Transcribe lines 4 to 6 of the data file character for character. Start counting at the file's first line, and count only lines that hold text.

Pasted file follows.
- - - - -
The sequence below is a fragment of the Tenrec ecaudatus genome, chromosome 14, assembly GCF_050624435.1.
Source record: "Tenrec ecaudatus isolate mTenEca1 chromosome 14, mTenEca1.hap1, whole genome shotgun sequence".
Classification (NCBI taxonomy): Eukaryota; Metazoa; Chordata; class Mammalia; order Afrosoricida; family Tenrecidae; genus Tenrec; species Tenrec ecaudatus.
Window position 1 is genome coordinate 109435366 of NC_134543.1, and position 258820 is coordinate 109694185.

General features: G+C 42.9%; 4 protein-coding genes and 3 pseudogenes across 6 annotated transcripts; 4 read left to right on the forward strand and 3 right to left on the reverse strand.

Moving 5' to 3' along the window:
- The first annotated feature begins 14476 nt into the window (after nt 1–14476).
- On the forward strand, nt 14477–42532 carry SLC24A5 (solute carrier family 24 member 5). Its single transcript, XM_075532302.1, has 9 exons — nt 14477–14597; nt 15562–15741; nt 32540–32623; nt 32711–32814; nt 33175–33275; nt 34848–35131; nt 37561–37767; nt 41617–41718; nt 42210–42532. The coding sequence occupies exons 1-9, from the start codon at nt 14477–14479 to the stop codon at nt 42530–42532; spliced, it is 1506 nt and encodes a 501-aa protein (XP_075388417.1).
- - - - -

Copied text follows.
Window position 1 is genome coordinate 109435366 of NC_134543.1, and position 258820 is coordinate 109694185.

General features: G+C 42.9%; 4 protein-coding genes and 3 pseudogenes across 6 annotated transcripts; 4 read left to right on the forward strand and 3 right to left on the reverse strand.

Moving 5' to 3' along the window: